Errors may prove costly for Texas

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The Longhorns’ serves can be loosely compared to Frodo’s ring in “The Lord of the Rings”: While its powers can be successfully leveraged against opponents, it can also have a corrupting influence on the team.

Texas’ serving ability has been its greatest strength and greatest weakness depending on the situation. The team leads the Big 12 with 1.4 aces per set and is 9-1 when it tallies more aces than its opponent.

At the same time, the Longhorns make 89 percent of their serves in, which is behind other top Big 12 teams including Nebraska, Iowa State and Oklahoma, that have percentages from 91 to 94 percent. Service errors proved to be costly in both of the team’s Big 12 losses to Texas A&M and the Cornhuskers.

The trade-off is not something head coach Jerritt Elliott is willing to accept but said it was not a panic-worthy problem.

“We need to improve our service errors,” Elliott said. “It’s something we’ve been practicing on. We have standards in our gym. As we’ve improved our side-out game and our other games, this is the game that has kind of gone the other way.”

At the crux of the dilemma is the jump serve, a high-risk-high-return first move. The team’s most prominent jump server is hard-hitting senior outside hitter Juliann Faucette. Faucette has notched almost a quarter of the Longhorns’ service aces with 20 for the year and boasts a .33 aces per set mark, which is second in the Big 12. Her seven aces against TCU to open the season is still the highest clip among all players in the conference this year. Consequently, Faucette also has the highest number of service errors on the team with 37.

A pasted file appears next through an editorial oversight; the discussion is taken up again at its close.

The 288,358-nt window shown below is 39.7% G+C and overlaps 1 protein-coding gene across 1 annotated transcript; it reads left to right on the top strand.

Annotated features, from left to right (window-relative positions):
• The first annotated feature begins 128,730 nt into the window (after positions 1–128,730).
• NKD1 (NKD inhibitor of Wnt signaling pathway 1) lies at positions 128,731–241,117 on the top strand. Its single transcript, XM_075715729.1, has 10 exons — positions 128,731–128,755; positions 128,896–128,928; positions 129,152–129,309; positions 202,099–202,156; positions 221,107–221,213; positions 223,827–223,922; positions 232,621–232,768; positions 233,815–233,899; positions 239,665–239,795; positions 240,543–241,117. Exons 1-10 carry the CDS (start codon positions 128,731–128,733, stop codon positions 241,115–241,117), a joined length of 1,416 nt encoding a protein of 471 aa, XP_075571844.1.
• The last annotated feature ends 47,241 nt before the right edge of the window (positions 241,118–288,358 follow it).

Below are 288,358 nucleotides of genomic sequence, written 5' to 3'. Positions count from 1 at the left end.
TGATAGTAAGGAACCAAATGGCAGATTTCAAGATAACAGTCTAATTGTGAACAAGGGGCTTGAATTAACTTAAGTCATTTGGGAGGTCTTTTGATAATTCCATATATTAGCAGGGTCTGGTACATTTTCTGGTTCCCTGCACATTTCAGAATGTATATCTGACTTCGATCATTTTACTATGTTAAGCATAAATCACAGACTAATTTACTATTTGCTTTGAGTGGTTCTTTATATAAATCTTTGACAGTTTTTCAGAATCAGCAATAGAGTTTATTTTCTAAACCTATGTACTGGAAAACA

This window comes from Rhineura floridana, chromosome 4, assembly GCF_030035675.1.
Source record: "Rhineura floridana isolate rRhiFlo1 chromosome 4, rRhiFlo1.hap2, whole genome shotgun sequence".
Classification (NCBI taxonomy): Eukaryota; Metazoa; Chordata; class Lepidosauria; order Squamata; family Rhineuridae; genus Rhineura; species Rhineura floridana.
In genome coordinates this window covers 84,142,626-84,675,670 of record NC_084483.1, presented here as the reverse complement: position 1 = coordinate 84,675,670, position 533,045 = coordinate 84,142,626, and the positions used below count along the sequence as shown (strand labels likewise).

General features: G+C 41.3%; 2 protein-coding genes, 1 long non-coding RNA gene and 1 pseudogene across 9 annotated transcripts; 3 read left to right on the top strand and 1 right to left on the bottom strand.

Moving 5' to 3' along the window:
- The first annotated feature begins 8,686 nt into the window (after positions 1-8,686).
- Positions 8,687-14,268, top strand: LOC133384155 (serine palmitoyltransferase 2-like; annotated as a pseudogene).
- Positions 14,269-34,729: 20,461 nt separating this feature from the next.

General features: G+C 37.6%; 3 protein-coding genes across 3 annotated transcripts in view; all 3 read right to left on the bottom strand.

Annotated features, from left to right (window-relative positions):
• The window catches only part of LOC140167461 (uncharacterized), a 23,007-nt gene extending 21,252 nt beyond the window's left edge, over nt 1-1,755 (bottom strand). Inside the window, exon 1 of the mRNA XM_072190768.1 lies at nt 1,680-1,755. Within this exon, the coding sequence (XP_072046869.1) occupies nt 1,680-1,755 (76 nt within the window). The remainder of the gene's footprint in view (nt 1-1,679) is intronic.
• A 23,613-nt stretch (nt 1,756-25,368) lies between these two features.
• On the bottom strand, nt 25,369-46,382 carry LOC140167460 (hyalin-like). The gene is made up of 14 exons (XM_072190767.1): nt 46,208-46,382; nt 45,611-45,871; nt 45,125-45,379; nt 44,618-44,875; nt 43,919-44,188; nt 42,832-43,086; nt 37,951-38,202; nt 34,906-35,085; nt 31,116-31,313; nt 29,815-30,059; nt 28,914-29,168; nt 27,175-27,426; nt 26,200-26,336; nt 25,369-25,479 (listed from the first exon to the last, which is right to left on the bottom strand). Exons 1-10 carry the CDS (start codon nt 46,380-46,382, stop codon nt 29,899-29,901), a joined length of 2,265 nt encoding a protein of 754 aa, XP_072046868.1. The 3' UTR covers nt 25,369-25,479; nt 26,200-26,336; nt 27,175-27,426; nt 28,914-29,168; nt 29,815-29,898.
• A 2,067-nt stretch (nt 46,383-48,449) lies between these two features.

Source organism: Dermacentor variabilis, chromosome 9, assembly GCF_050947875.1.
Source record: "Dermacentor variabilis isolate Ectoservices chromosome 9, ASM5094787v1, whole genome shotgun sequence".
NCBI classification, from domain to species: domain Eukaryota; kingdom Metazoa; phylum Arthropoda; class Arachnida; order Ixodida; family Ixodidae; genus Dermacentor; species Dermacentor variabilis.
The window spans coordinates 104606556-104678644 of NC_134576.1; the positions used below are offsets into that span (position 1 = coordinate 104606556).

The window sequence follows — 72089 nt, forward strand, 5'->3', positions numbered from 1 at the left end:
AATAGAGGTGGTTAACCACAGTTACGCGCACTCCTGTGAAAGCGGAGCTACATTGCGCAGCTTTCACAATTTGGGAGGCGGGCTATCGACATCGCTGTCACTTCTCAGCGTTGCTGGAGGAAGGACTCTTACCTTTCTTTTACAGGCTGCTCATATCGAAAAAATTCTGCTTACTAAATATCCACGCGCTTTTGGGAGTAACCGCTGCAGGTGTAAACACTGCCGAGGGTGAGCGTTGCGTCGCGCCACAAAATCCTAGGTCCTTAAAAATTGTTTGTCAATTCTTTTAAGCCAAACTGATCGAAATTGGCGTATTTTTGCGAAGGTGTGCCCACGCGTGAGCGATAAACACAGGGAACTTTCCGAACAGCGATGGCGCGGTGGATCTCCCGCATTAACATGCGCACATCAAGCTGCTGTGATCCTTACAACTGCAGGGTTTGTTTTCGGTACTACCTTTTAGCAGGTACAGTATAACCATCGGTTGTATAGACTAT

After the loss to Nebraska, Elliott has prioritized getting the ball in play rather than trying to score on the serve, thus moving the team toward the more typical float serve and the team has not lost a match since.

Even Faucette has opted for a jump-float serve rather than her high-speed topspin jump serve.

“It’s really going along with what the strategy of the game is and what coach is looking for,” Faucette said. “In the past couple of games, we’ve been trying to be more consistent and the serve I’m doing now is more consistent, so we’re able to put more strings together and get more production in our defense.”

Trust in a greatly improved defense is likely the primary reasons for Elliott’s change in plan. With freshman libero Sarah Palmer settling into her new role and increasingly consistent backline play from the likes of Faucette, junior outside hitter Amber Roberson and sophomore utility player Sha’Dare McNeal, the team’s offense has benefitted from cleaner passes, sets and kills.

“Overall, this team needs to minimize its errors in every category possible to be successful,” Elliott said. “We’ve spent a lot of time in our serve-receive game and because of that our numbers have been really good.”

The float serve can also do its fair-share of damage. Freshman Hannah Allison is third behind Faucette in aces per set in the conference despite using the float serve from the beginning of the season. Senior Lauren Dickson, who transferred to Texas after an illustrious career at the University of Virginia, has played the role of serving specialist for the team. Dickson’s carefully-placed serves have netted her eight service aces on 94-percent accuracy.

Though the team seems to be moving toward lessening the impact of the One Ring, they have not quite shipped it to the fires of Mordor.

“I don’t know,” Faucette said on whether Longhorn fans will see her whizzing, dropping jump-serve again. “I’m still working on both and we’ll see what we need as a team.”

Faucette and the Longhorns look to keep their serves in play against Kansas tonight.